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Migrant Crossings Spike as US Plans to Lift Curb on Asylum


Asylum-seeking migrants walk out of the Rio Bravo River after crossing it to turn themselves in to U.S Border Patrol agents to request asylum in El Paso, Texas, as seen from Ciudad Juarez, Mexico, April 13, 2022.

Migrants attempted to cross the U.S.-Mexico border at the highest level in two decades as the U.S. prepares for even larger numbers with the expected lifting of a pandemic-era order that turned away asylum-seekers.

Immigration authorities stopped migrants 221,303 times along the Southwest border in March, a 34% increase from a month earlier, according to U.S. Customs and Border Protection data filed with a federal court in Texas.

The new figures were disclosed as the Biden administration comes under increasing pressure over the looming expiration of a public health order that enabled U.S. authorities to turn back most migrants, including people seeking asylum from persecution.

The number of migrant encounters has gone up nearly every month since President Joe Biden took office, becoming fodder for political opponents who point to the increase as evidence that this administration is weaker on border security than its predecessor.

A backlog of people waiting outside the country to seek asylum, as well as dire economic and political conditions in much of Latin America and the Caribbean, is partially responsible for the increase in migrants. Administration critics blame Biden, arguing his administration's moves to roll back Trump-era policies has encouraged people to come.

The number of illegal crossings, or those outside official ports of entry, totaled 209,906 in March, surpassing the previous high of Biden's presidency of 200,658 set in July, and the highest level since March 2000, when it reached 220,063.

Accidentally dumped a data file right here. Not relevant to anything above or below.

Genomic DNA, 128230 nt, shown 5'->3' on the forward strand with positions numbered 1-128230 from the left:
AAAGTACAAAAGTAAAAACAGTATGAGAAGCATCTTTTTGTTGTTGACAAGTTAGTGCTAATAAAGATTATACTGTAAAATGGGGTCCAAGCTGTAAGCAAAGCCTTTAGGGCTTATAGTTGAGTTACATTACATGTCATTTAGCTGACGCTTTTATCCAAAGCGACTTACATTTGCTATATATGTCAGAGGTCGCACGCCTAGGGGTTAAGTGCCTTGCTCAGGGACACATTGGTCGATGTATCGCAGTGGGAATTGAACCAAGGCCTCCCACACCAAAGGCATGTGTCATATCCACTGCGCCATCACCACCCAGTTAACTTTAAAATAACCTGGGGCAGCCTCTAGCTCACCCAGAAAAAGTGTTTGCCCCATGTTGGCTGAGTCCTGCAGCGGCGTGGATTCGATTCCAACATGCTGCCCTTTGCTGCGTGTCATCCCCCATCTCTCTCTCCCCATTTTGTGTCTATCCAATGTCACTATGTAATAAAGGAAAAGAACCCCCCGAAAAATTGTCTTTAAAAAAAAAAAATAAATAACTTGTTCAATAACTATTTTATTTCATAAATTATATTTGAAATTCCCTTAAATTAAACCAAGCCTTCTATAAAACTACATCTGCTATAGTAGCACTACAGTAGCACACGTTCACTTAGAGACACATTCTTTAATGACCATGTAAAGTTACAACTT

Former President Donald Trump also faced a sharp increase in migrant border crossings, but the number plummeted with the start of the pandemic. In March 2020, the previous administration invoked Title 42, a little-used public health authority to quickly expel nearly anyone encountered along the Southwest border.

U.S. authorities have expelled migrants more than 1.7 million times under Title 42 authority, named for a 1944 public health law, using the threat of COVID-19 to deny migrants a chance to seek asylum as required under U.S. law and international treaty.

With COVID-19 cases in decline, the Biden administration has said it intends to end the use of Title 42 at the border on May 23.

Several moderate Democrats have joined Republican leaders to call for an extension of Title 42 authority, most recently Senator Chris Coons on Sunday. Senator Mark Kelly, who is up for election this year, toured the border last week and warned that the Biden administration is unprepared for asylum restrictions to be lifted.

The rapid expulsions under Title 42 are a significant component of the increase. Migrants are turned back without any legal consequences, and many simply try to cross again and are therefore counted more than once in the total.

More than half of the 221,303 stopped were quickly turned away, either to Mexico or their homelands, according to data supplied to a federal court in Texas as part of that state's challenge of Biden administration immigration policies.

Most of the rest were processed under immigration authority, known as Title 8, and their ultimate fates vary. About 34,000 were allowed to remain in the U.S. under parole, which will allow them to pursue asylum or legal residency through other avenues. If they are unsuccessful, they could face deportation.

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